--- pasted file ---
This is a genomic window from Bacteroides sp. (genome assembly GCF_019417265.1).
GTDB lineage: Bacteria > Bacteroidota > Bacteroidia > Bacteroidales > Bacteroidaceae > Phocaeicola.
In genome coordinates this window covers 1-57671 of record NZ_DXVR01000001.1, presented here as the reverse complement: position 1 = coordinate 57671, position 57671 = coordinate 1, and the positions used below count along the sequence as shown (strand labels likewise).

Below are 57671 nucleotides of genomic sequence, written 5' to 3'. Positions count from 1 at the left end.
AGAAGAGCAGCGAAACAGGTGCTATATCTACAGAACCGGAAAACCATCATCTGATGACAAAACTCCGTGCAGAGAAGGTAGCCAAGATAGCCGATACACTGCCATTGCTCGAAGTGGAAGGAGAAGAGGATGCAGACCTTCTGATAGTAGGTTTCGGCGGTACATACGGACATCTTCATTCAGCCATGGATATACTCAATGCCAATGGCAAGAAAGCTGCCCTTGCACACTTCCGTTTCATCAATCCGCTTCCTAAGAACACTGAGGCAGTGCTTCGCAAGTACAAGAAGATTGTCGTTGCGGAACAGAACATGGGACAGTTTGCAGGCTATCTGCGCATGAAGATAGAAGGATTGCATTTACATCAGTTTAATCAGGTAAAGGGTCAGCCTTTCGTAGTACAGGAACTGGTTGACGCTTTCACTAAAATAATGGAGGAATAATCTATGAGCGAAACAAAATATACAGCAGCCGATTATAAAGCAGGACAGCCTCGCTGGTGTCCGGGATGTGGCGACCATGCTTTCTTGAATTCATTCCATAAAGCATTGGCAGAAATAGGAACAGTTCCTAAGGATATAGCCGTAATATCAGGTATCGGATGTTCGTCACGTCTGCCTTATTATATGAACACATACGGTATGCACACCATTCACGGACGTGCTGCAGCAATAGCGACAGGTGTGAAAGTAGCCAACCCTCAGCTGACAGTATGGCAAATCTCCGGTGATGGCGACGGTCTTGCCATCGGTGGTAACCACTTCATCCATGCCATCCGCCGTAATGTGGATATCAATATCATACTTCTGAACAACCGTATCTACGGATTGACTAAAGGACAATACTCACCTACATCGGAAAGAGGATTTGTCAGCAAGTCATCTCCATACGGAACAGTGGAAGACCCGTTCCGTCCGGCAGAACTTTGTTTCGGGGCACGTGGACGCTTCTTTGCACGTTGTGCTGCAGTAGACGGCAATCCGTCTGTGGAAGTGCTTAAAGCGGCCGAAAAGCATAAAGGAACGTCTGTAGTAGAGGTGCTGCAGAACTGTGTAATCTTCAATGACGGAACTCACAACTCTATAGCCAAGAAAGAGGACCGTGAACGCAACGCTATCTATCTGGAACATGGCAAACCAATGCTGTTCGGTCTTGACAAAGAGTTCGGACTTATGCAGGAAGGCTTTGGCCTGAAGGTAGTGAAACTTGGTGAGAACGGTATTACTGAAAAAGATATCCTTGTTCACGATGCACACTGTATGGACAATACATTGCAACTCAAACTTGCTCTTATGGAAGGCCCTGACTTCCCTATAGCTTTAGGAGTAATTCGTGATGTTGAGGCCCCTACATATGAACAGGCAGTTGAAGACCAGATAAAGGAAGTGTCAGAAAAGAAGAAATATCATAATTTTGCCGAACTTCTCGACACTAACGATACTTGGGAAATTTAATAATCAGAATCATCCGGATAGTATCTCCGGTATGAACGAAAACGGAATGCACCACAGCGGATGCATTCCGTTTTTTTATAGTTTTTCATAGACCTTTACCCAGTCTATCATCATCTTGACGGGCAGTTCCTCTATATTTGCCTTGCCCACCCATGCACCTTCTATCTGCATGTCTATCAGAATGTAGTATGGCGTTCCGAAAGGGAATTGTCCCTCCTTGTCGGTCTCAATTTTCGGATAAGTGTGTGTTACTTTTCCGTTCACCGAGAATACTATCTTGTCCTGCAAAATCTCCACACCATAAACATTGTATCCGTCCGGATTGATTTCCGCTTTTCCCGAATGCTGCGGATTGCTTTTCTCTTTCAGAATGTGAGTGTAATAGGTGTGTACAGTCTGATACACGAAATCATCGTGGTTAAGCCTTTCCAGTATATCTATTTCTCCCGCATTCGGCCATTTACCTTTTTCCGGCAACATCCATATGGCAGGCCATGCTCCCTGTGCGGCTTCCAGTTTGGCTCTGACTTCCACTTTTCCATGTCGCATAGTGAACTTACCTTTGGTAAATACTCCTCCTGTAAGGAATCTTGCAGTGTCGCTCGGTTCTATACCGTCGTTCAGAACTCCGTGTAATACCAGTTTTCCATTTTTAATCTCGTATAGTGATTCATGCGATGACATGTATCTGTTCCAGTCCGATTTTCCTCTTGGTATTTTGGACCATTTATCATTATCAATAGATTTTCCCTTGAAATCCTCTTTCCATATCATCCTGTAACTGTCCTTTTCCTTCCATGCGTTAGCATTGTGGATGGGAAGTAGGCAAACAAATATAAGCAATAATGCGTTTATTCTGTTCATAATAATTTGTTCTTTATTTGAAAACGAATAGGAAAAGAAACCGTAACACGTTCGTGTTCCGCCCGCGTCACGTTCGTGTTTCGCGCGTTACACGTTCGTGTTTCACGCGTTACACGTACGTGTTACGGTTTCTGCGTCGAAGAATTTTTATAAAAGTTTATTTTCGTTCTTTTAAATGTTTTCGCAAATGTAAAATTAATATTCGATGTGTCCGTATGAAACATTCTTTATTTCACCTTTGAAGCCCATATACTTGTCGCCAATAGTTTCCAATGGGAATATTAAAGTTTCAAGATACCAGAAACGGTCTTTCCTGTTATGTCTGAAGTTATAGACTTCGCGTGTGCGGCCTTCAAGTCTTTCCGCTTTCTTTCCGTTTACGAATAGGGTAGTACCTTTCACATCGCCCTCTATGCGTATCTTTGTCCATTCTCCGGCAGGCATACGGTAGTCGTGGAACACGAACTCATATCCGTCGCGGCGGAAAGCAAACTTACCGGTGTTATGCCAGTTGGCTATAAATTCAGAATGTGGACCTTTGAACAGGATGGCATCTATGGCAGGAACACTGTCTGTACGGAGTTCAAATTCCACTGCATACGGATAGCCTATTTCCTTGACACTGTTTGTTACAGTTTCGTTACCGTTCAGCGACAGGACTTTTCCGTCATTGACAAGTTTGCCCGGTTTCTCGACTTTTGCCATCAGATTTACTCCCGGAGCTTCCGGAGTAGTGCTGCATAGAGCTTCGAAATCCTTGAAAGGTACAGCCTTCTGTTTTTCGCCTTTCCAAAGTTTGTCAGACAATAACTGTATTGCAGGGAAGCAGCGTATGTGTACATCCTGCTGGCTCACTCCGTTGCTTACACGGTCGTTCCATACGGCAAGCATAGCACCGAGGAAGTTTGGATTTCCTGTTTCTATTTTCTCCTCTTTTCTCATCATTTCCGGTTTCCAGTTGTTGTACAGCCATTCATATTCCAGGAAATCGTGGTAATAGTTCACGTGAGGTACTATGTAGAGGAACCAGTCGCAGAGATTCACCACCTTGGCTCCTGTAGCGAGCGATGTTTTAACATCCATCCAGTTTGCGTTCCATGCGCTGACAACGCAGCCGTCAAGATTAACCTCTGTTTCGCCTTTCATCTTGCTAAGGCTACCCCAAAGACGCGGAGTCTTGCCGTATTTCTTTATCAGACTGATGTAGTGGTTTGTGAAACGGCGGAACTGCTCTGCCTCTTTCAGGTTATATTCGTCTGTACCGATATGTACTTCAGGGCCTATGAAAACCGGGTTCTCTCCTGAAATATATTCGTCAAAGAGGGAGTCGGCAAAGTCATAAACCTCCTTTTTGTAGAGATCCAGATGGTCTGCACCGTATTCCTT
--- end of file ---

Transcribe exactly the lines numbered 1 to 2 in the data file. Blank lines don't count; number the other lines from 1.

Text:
This is a genomic window from Bacteroides sp. (genome assembly GCF_019417265.1).
GTDB lineage: Bacteria > Bacteroidota > Bacteroidia > Bacteroidales > Bacteroidaceae > Phocaeicola.